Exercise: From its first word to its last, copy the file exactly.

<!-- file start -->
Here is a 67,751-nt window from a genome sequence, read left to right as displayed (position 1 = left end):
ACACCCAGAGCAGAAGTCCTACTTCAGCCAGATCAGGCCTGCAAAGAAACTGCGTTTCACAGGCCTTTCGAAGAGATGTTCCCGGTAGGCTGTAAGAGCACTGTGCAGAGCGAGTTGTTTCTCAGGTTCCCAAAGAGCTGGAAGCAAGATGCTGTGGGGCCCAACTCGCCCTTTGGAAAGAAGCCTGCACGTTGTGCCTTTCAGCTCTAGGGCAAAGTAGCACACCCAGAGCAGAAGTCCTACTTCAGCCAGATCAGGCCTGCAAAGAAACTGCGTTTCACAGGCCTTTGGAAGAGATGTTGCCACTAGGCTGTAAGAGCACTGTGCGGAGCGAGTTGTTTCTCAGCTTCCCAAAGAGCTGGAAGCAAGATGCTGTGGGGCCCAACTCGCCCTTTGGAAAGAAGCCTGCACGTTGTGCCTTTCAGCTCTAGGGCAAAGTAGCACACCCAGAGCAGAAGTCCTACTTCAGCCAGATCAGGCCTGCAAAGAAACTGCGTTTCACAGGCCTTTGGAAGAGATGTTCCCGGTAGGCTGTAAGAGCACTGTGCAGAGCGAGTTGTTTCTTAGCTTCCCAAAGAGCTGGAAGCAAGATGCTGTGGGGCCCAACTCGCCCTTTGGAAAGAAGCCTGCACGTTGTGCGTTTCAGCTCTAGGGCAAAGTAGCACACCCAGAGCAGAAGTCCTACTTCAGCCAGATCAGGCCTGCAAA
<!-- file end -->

Here is a 67,751-nt window from a genome sequence, read left to right as displayed (position 1 = left end):
ACACCCAGAGCAGAAGTCCTACTTCAGCCAGATCAGGCCTGCAAAGAAACTGCGTTTCACAGGCCTTTCGAAGAGATGTTCCCGGTAGGCTGTAAGAGCACTGTGCAGAGCGAGTTGTTTCTCAGGTTCCCAAAGAGCTGGAAGCAAGATGCTGTGGGGCCCAACTCGCCCTTTGGAAAGAAGCCTGCACGTTGTGCCTTTCAGCTCTAGGGCAAAGTAGCACACCCAGAGCAGAAGTCCTACTTCAGCCAGATCAGGCCTGCAAAGAAACTGCGTTTCACAGGCCTTTGGAAGAGATGTTGCCACTAGGCTGTAAGAGCACTGTGCGGAGCGAGTTGTTTCTCAGCTTCCCAAAGAGCTGGAAGCAAGATGCTGTGGGGCCCAACTCGCCCTTTGGAAAGAAGCCTGCACGTTGTGCCTTTCAGCTCTAGGGCAAAGTAGCACACCCAGAGCAGAAGTCCTACTTCAGCCAGATCAGGCCTGCAAAGAAACTGCGTTTCACAGGCCTTTGGAAGAGATGTTCCCGGTAGGCTGTAAGAGCACTGTGCAGAGCGAGTTGTTTCTTAGCTTCCCAAAGAGCTGGAAGCAAGATGCTGTGGGGCCCAACTCGCCCTTTGGAAAGAAGCCTGCACGTTGTGCGTTTCAGCTCTAGGGCAAAGTAGCACACCCAGAGCAGAAGTCCTACTTCAGCCAGATCAGGCCTGCAAA